The move brings Relievant physically closer to major medical device companies that operate in the state, like Medtronic (where Hykes used to work), Abbott Laboratories (which bought Visiogen for $400 million while he was CEO there), and Boston Scientific (which acquired heart-device maker Cameron Health while Hykes was CEO in deal that was worth up to $1.3 billion with potential milestone payments.)

Relievant has not sought funding or strategic partnerships from larger medical device companies, believing that its $20 billion market is enough to sustain the company as a stand-alone operation for years to come, if commercialization is successful.

“We’re trying to build a company that we could potentially take public, if we chose to do that, or that we could scale significantly,” Hykes said. “At least for now, we’ve signaled that we want to … try to build a lasting business with a strong foundation.”

That confidence is built on the premise that Relievant’s technology is applicable to more than 5 million Americans who are suffering a specific kind of lower back pain known as discogenic pain, for which Hykes said there are currently no clear surgical options.

Unlike spinal fusion, which is intended to correct for mechanical problems in the spine that lead to back pain, Relievant’s Intracept procedure is intended to prevent the nerves inside lumbar vertebrae from transmitting pain signals related to inflammation caused by the degeneration of the adjacent disc.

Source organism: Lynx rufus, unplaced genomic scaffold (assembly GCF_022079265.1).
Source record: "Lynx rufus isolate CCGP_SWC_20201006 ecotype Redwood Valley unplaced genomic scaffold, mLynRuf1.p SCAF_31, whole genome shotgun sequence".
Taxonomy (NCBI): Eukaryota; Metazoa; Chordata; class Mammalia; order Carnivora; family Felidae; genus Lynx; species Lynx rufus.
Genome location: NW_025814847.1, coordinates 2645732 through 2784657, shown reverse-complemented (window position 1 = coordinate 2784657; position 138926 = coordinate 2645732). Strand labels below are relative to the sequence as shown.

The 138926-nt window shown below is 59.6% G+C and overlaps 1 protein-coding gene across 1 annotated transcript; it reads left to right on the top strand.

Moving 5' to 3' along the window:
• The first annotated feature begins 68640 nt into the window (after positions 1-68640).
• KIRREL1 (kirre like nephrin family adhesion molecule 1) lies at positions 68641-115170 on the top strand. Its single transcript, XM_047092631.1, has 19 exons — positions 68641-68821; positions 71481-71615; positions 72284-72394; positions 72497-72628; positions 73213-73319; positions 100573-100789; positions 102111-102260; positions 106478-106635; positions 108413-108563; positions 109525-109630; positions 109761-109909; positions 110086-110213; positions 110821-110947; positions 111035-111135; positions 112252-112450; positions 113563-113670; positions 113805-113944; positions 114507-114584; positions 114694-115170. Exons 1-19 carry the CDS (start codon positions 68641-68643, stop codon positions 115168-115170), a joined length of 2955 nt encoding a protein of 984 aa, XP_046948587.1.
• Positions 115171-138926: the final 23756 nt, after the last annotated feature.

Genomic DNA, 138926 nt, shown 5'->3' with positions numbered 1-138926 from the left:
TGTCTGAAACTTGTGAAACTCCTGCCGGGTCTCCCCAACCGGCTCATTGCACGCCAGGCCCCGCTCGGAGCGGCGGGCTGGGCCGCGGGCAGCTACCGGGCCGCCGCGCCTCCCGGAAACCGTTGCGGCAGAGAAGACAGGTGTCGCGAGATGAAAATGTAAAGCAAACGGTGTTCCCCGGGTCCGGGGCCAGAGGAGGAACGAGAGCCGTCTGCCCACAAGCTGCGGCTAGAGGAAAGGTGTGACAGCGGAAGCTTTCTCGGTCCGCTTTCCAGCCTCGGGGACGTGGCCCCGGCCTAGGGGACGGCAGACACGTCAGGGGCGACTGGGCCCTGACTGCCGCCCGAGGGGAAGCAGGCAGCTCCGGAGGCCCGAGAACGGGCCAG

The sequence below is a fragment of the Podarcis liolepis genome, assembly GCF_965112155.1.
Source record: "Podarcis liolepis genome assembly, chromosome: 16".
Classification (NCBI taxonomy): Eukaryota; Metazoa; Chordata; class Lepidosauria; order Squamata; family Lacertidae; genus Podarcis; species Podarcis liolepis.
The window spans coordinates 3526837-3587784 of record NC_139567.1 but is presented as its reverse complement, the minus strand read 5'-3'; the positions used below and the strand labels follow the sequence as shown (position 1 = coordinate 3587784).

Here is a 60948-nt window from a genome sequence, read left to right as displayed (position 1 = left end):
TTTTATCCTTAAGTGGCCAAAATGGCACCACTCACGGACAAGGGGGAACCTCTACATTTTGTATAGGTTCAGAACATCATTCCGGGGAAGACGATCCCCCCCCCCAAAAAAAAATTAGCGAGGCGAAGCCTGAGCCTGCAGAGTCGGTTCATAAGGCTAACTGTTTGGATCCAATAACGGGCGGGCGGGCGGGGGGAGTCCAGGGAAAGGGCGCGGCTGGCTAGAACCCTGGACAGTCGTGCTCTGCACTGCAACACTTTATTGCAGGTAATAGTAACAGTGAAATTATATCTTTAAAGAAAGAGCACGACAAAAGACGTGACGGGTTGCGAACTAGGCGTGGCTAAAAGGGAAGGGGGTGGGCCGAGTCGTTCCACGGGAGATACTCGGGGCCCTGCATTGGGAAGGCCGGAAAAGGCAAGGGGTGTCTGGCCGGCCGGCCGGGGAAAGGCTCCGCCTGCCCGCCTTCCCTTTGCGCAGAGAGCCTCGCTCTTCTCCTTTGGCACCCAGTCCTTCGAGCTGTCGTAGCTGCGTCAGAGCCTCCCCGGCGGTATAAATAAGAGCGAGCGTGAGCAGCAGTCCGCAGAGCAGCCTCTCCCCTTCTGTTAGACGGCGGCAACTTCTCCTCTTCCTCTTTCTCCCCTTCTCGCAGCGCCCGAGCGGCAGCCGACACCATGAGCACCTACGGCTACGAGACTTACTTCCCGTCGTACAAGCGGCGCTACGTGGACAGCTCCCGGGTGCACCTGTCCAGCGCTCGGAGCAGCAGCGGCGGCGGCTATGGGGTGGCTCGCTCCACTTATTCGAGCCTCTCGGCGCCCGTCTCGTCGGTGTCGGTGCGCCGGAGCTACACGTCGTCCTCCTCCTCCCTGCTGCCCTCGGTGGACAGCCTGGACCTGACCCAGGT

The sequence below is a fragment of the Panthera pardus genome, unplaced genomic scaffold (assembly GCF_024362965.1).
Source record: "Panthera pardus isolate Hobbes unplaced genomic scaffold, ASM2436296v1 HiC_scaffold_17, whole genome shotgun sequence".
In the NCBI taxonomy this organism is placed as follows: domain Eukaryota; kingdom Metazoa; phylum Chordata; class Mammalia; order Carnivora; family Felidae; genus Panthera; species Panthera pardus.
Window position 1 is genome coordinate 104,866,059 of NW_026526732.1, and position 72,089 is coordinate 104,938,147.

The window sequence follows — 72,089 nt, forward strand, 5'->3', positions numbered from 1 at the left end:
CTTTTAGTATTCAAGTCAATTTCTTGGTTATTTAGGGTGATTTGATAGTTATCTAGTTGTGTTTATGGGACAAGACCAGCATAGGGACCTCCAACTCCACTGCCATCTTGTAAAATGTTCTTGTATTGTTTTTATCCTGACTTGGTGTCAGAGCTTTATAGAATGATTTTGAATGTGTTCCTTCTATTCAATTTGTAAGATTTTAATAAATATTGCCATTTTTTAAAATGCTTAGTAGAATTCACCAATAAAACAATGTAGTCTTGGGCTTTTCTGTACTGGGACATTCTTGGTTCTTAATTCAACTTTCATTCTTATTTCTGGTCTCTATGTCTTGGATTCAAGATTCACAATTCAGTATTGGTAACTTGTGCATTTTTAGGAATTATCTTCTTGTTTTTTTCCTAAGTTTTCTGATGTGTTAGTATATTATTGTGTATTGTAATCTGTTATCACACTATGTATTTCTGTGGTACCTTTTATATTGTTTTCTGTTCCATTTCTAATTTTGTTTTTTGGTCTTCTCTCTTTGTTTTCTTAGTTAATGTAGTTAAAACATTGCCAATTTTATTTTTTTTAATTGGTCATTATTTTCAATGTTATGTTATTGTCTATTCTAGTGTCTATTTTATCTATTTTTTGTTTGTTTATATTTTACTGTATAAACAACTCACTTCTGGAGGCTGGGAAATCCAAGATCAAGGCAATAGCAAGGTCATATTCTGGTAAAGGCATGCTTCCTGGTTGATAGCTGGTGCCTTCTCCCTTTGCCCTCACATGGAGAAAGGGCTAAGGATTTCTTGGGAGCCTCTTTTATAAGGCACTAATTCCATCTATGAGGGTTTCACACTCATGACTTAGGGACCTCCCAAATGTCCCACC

Nerves near the top and bottom endplates of the vertebrae can be aggravated by fluids that leak into the bone from damaged discs. Although this is often called discogenic pain, Hykes said that an increasing body of medical research shows the pain actually originates in the degenerating bone, not the disc. This degeneration of bone is visible as a modic change on an MRI scan, appearing as an off-color section near where the bone meets the disc.

In July 2016, the U.S. Food and Drug Administration cleared Relievant’s devices to be used to ablate the basivertebral nerves in four of the lowermost bones in the spine in cases where modic changes are visible on the MRI and conservative therapy hasn’t reduced the pain after six months. The devices are used in a 90-minute, minimally invasive outpatient procedure.

The single-use components of the system cost about $6,000 per procedure, and each procedure would be expected to cost between $10,000 and $14,000 total, depending on hospital charges. The patients’ final cost depends largely on their insurance coverage.

Although the system has been legal to sell commercially in the U.S. for two years, so far only about 300 people have been treated worldwide. Hykes aims to increase that number swiftly in coming years, as insurers get the chance to see fresh research from controlled, blinded studies.

“Right now, after 10 years of heads-down research and development, we are focused on bringing this to market responsibly and appropriately and introducing it to the 5 million patients that can benefit,” he said.